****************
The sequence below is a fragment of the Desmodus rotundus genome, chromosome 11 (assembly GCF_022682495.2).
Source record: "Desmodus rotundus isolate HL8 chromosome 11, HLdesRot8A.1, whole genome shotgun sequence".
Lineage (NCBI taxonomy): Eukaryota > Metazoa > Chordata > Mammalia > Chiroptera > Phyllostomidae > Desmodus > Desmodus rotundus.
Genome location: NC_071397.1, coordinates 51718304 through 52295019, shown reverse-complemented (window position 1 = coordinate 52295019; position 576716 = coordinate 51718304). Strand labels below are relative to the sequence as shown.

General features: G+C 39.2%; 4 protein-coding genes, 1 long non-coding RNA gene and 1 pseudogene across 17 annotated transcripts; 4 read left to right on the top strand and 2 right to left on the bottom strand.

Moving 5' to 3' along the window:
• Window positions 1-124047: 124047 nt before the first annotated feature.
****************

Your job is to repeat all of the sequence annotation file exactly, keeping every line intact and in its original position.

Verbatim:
The sequence below is a fragment of the Desmodus rotundus genome, chromosome 11 (assembly GCF_022682495.2).
Source record: "Desmodus rotundus isolate HL8 chromosome 11, HLdesRot8A.1, whole genome shotgun sequence".
Lineage (NCBI taxonomy): Eukaryota > Metazoa > Chordata > Mammalia > Chiroptera > Phyllostomidae > Desmodus > Desmodus rotundus.
Genome location: NC_071397.1, coordinates 51718304 through 52295019, shown reverse-complemented (window position 1 = coordinate 52295019; position 576716 = coordinate 51718304). Strand labels below are relative to the sequence as shown.

General features: G+C 39.2%; 4 protein-coding genes, 1 long non-coding RNA gene and 1 pseudogene across 17 annotated transcripts; 4 read left to right on the top strand and 2 right to left on the bottom strand.

Moving 5' to 3' along the window:
• Window positions 1-124047: 124047 nt before the first annotated feature.